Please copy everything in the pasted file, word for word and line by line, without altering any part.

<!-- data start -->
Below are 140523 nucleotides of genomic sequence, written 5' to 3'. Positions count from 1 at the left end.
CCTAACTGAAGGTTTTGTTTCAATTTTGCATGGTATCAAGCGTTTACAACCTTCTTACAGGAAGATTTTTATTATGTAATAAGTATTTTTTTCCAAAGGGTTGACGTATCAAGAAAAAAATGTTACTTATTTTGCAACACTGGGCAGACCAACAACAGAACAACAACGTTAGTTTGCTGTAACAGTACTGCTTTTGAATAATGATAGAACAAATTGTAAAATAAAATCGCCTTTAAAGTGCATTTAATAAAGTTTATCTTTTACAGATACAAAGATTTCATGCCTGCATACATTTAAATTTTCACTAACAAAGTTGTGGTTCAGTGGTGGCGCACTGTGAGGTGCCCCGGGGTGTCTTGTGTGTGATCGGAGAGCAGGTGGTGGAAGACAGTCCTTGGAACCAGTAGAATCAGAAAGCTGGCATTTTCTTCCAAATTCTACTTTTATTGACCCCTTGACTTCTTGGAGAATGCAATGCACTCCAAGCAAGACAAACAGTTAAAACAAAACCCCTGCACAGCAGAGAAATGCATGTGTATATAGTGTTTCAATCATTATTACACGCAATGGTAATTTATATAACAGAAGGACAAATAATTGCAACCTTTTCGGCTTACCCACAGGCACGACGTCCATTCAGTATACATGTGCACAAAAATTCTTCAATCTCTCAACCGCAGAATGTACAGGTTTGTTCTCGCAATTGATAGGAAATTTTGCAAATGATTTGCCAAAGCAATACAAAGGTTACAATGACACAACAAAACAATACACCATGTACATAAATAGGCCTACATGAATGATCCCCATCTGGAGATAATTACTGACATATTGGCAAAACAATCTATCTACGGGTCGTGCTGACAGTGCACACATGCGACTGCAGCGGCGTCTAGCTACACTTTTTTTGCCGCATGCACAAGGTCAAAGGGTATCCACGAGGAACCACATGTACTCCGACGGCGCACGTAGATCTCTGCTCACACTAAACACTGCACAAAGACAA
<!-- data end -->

Below are 140523 nucleotides of genomic sequence, written 5' to 3'. Positions count from 1 at the left end.
CCTAACTGAAGGTTTTGTTTCAATTTTGCATGGTATCAAGCGTTTACAACCTTCTTACAGGAAGATTTTTATTATGTAATAAGTATTTTTTTCCAAAGGGTTGACGTATCAAGAAAAAAATGTTACTTATTTTGCAACACTGGGCAGACCAACAACAGAACAACAACGTTAGTTTGCTGTAACAGTACTGCTTTTGAATAATGATAGAACAAATTGTAAAATAAAATCGCCTTTAAAGTGCATTTAATAAAGTTTATCTTTTACAGATACAAAGATTTCATGCCTGCATACATTTAAATTTTCACTAACAAAGTTGTGGTTCAGTGGTGGCGCACTGTGAGGTGCCCCGGGGTGTCTTGTGTGTGATCGGAGAGCAGGTGGTGGAAGACAGTCCTTGGAACCAGTAGAATCAGAAAGCTGGCATTTTCTTCCAAATTCTACTTTTATTGACCCCTTGACTTCTTGGAGAATGCAATGCACTCCAAGCAAGACAAACAGTTAAAACAAAACCCCTGCACAGCAGAGAAATGCATGTGTATATAGTGTTTCAATCATTATTACACGCAATGGTAATTTATATAACAGAAGGACAAATAATTGCAACCTTTTCGGCTTACCCACAGGCACGACGTCCATTCAGTATACATGTGCACAAAAATTCTTCAATCTCTCAACCGCAGAATGTACAGGTTTGTTCTCGCAATTGATAGGAAATTTTGCAAATGATTTGCCAAAGCAATACAAAGGTTACAATGACACAACAAAACAATACACCATGTACATAAATAGGCCTACATGAATGATCCCCATCTGGAGATAATTACTGACATATTGGCAAAACAATCTATCTACGGGTCGTGCTGACAGTGCACACATGCGACTGCAGCGGCGTCTAGCTACACTTTTTTTGCCGCATGCACAAGGTCAAAGGGTATCCACGAGGAACCACATGTACTCCGACGGCGCACGTAGATCTCTGCTCACACTAAACACTGCACAAAGACAA